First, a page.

Tuesday 22 May marks the first anniversary of the Manchester Arena attack, which saw 22 people killed and a further 800 injured by a bomb detonated at an Ariana Grande concert.
For those affected by the traumatic event - whether that’s concert goers, children, families or emergency workers - the Manchester NHS Resilience Hub has issued advice for dealing with psychological issues that might arise as the anniversary draws closer.
“Strong emotional reactions are normal and there is no right way to think or feel,” said the Hub. “It is common to have more memories or dreams of the event or feel more unsettled. For most people these difficulties will settle down again with time.”
The Resilience Hub, set up by the NHS in Greater Manchester, shared an infographic listing 11 helpful things to do on 22 May. These include:
1. Do whatever you want and need to do to mark the occasion - join planned activities, join with your friends or with your family.
2. Take time to reflect in your own way.
3. Check in with others who may be struggling but make sure you still take care of yourself.
4. Think carefully about how much time you spend on social media and watching the news, switch it off if it’s not helping.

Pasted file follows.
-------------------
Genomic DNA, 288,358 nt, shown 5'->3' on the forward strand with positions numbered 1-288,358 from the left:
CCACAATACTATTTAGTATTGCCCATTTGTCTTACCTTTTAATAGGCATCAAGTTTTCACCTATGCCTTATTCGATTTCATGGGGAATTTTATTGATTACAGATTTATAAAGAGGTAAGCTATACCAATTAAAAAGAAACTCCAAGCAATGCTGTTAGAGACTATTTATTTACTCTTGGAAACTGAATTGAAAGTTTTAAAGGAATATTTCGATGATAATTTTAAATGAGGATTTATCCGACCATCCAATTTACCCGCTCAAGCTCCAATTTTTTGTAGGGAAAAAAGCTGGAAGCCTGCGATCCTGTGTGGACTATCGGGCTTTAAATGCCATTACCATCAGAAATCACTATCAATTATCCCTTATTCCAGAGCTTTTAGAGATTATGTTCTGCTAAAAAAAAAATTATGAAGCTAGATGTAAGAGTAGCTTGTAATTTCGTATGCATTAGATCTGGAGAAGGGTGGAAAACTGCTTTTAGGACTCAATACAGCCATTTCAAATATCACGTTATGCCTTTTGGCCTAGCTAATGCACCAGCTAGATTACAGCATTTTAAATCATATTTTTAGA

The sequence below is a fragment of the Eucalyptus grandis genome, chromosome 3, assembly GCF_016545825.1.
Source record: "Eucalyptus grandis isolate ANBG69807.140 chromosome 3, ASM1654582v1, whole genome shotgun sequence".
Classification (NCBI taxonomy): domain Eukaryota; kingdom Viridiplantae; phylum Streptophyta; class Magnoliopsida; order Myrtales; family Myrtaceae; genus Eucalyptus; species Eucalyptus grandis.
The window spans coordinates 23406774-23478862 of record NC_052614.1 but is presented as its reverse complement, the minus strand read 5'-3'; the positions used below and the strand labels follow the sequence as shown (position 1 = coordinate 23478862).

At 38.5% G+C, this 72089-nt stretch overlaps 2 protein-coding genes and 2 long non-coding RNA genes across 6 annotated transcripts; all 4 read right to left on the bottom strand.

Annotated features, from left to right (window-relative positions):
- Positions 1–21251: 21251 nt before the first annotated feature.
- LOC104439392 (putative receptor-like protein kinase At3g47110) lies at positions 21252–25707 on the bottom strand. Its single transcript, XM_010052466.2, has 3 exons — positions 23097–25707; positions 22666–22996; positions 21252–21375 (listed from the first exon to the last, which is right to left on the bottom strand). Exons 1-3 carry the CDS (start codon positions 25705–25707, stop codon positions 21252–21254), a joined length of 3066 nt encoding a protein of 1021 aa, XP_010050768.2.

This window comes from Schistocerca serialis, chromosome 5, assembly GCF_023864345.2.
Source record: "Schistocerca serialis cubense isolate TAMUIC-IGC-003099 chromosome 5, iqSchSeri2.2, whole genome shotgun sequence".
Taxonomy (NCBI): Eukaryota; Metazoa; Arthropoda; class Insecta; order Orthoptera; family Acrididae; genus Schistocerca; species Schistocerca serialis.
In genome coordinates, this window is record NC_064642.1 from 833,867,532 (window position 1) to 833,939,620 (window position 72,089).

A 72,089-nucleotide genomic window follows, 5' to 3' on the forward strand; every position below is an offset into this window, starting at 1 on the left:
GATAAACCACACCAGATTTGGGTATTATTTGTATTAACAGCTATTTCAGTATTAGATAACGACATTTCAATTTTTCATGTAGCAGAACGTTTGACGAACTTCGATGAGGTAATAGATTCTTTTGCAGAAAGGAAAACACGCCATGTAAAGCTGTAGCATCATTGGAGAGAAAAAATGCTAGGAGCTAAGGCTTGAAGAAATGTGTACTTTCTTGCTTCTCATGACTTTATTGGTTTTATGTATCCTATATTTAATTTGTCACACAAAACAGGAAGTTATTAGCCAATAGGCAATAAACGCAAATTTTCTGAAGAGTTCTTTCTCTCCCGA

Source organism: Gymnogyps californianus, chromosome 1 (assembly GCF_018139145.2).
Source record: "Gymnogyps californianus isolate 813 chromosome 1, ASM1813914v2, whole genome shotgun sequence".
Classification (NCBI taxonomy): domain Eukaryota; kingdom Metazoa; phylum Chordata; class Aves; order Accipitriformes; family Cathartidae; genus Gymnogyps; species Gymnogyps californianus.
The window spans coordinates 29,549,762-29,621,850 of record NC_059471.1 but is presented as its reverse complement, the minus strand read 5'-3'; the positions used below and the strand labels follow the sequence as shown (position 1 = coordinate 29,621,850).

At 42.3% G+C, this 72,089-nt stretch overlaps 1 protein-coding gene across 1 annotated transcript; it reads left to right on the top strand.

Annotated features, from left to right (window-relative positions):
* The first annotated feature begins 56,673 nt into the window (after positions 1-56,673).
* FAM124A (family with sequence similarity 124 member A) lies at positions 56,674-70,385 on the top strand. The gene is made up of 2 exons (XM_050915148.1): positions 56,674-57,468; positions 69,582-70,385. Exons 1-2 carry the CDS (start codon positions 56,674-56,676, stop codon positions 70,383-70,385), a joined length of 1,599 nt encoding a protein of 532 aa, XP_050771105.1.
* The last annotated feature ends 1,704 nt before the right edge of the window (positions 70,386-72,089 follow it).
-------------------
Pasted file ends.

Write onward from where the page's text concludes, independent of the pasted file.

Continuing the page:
5. Spend time with friends and family or speak to a key adult - try not to spend too much time alone.
6. Talk to someone you trust if you want to, but don’t feel you have to.
7. Plan relaxing, comforting things to do and think about how you might manage if you are upset.
8. Get exercise, eat well and do nice things for yourself.
9. Keeping in your usual routine can be helpful.
10. Take unnecessary pressures off yourself.
11. Consider giving something back - maybe through helping others.
A spokesperson told HuffPost UK: “The Hub provides a central point for mental health advice and support. Where one-to-one therapy is needed, clinicians in the Hub work with other providers across the country to help people receive the care they need from services close to where they live.”
Following the Manchester attack, the Hub proactively contacted over 6,000 people who had bought tickets for the concert, emailing them a link to the wellbeing screening programme with an online questionnaire which allowed health professionals to identify people who needed further help.
The wellbeing screening was repeated at three, six, nine and 12 month intervals to determine how people were feeling and reacting. It allowed participants and trained clinicians to track their progress through treatment.
“As the one year anniversary approaches, we are reaching out to anyone who might have been affected by this attack to provide advice, guidance and support where needed,” said the spokesperson.
“Manchester wants to ensure that everyone who needs support following the attack receives this, regardless of where they live. The Hub will remain in place for the next two years to continue this work.”
You can contact the Hub by calling 03330 095 071 or email GM.firstname.lastname@example.org.